1.     The Diocesan Social Action Center is now widely recognized and looked up to as a model for other social action centers nationwide.

        In 1997 SAC conducted its first Summative Evaluation of all its programs, out of which strategic planning was done. It formulated a three-year Program and a Six-Year Integrated Program which now guide its work; making it more focused and pro-active. A mini-resource unit was set up with an archive and databank. Furthermore, a management information system has been developed

    In the new millenium as the diocese celebrates its 50th anniversary the SAC faces the challenge of affirming its commitment to the social teachings of the Church. With its caring and sharing social apostolate, the SAC hopes to continue doing its part in working towards the vision-mission of the Diocese of Legazpi of “building a Christ-centered communion of communities living the life in the Spirit of God the Father, helping the poor and the young, bearing witness to justice and love. . . under the care of our Mother of Salvation.”

HARONG KAN SAGRADA FAMILIA
Bogtong, Legazpi City

   The Servants of Charity, founded by Blessed Louis Guanella, arrived in the Philippines in 1989. Jose T. Cardinal Sanchez invited them to come to the Philippines and introduced them to the late Bishop Concordio Sarte. Bishop Sarte readily welcomed and allowed them to activities in the Diocese for persons of Legazpi sons with physical and or mental disability. However, they started their real work in the Diocese of Legazpi only on December 3, 1997 through the kind- ness of the Most Rev. Jose C. Sorra. DD.

   Through the generosity of Dr. Jose R. Locsin and many other benefactors in the Philippines and abroad, a Therapeutic Center was established in Bogtong, Legazpi City, named HARONG KAN SAGRADA FAMILIA. It will be a home for the many who like Jesus, Mary and Joseph, never found a place to rest among the “inns” along the roads of their human experience.

   The Servants of Charity in Legazpi City strive to make visible the Lord’s mercy, by becoming instruments of His Providence among the most fragile and neglected of our brothers and sisters who, like the paralytic in the Gospel, cry out: “Lord, I have no one”.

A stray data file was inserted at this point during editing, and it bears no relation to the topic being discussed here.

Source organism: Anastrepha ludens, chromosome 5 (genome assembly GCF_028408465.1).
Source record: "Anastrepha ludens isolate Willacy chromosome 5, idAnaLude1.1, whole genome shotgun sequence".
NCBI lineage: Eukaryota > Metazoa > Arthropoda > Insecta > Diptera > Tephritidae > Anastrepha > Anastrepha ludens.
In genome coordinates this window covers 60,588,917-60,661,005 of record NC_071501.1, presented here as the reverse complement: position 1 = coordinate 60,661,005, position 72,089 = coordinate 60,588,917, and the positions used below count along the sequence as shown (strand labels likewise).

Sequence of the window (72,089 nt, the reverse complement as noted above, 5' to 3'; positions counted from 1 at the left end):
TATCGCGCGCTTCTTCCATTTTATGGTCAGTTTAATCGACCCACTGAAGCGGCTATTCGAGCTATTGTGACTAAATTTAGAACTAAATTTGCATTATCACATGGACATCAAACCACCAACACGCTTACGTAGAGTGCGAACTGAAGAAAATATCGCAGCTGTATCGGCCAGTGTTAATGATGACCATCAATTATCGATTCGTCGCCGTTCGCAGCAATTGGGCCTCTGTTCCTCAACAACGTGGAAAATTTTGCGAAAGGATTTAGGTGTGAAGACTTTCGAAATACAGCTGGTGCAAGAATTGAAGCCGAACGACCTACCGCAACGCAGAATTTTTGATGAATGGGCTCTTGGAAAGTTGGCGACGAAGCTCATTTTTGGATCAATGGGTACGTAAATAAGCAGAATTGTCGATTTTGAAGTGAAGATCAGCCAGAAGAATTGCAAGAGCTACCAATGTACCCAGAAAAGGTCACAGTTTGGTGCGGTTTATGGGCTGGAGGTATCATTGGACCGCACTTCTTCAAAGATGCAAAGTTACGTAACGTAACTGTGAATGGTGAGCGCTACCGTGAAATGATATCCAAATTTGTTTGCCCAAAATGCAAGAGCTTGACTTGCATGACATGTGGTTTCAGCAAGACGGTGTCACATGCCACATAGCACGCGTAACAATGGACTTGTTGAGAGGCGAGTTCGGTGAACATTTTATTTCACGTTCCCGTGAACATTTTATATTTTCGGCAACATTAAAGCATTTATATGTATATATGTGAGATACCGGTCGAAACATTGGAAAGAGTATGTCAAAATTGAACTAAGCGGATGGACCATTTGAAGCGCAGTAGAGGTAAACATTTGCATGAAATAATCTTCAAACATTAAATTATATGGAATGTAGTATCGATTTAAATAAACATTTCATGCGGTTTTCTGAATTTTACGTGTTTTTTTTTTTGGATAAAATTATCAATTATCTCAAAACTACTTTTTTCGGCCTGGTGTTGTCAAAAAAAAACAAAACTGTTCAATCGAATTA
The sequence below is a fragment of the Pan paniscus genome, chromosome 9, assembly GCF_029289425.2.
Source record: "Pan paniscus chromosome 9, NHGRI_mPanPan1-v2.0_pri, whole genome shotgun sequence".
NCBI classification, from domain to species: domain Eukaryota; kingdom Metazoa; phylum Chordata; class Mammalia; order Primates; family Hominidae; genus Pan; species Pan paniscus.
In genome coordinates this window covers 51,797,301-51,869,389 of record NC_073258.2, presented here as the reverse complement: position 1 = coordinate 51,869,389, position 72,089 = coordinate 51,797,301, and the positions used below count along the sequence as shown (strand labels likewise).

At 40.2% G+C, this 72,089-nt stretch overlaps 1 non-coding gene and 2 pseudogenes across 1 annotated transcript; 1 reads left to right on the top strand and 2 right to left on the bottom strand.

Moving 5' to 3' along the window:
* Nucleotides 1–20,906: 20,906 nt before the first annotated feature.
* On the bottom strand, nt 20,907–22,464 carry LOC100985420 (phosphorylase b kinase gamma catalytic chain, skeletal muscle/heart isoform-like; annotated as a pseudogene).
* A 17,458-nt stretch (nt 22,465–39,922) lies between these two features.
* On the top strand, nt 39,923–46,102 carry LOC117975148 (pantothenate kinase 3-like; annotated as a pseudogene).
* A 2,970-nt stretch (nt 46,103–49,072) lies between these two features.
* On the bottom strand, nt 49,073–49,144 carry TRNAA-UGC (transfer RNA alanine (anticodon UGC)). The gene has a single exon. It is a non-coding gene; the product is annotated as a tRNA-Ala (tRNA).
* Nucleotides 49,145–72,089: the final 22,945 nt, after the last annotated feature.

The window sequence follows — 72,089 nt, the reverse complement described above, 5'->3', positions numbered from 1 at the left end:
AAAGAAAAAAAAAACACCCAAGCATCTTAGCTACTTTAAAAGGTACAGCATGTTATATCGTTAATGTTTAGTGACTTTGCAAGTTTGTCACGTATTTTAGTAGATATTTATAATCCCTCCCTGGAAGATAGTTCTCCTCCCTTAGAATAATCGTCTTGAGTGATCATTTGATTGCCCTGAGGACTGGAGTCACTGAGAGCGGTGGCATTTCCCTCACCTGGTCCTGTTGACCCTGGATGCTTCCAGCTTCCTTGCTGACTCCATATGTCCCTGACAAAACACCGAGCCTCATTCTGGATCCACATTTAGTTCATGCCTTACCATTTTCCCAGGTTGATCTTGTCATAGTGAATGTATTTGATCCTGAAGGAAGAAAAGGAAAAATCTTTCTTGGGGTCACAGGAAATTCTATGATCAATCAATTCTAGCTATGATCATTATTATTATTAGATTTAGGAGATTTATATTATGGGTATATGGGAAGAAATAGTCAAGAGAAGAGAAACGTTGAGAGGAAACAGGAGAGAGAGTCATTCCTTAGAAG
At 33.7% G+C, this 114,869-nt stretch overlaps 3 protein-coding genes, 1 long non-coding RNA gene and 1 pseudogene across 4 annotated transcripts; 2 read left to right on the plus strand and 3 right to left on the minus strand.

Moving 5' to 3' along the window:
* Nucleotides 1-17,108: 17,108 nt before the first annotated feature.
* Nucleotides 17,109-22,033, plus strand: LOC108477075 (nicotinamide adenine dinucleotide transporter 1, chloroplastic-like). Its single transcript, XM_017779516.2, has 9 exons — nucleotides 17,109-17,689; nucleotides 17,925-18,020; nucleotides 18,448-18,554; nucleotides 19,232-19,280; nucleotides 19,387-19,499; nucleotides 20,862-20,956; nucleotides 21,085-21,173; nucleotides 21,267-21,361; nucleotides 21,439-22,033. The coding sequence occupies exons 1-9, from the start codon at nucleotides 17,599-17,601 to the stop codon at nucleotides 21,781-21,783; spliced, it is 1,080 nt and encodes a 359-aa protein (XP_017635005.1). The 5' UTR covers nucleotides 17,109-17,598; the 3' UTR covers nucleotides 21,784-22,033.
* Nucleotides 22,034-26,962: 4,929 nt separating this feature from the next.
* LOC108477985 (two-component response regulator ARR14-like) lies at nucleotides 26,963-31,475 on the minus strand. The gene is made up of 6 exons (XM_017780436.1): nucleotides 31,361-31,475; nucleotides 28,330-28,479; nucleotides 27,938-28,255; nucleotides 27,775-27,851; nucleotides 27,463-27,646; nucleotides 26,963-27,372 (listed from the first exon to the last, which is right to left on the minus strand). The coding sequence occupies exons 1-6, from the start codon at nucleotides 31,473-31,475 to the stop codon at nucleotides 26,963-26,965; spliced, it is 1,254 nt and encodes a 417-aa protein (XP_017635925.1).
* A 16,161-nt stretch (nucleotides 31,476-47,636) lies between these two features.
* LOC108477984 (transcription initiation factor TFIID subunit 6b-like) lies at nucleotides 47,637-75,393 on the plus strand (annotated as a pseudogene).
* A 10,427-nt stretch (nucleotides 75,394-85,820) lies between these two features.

Following the example of Christ, Good Shepherd and Good Samaritan and walking the footsteps of their founder, Blessed Louis Guanella, they are searching and caring for the poor, the suffering, the abandoned, and the wounded members of God’s family. In particular, they reach out to indigent children, persons with disabilities, the elderly deprived of human support, youth and families in a state of material and moral abandonment, the incurable, and the dying.

   Run by the Servants of Charity in cooperation with volunteer Medical Staff and with die support of benefactors, the “Harong Kan Sagrada Familia” wishes to be a place where people celebrate their common dignity of being “Children of the same Father”. It provides medical and specialized care to persons with physical and or mental disability, children affected by malnutrition, children affected by TB, indigent or abandoned persons in need of dignified support in their illness or terminal condition.

    Presently, the Harong kan Sagrada Familia in Legazpi City is being manned by Fr. Paolo O. Oggioni and Bro. Emmanuel B. Sensoro.

HOLY CROSS CHILDREN’S HOME
San Antonio, Tabaco City

   The Sisters of St. John the Baptist was founded by Fr. Alfonso Ma. Fusco who was born and baptized in Agri on March 23, 1839. He received from his family especially from his mother a very deep Christian education and he developed a tender and loving devotion to Our Lady of Sorrows, He was a very simple and welcoming priest. He kept alive in his mind and heart his hidden and mysterious dream since he was a seminarian. Jesus of Nazareth told him “You will found an Institute of Sisters; the land is ready”.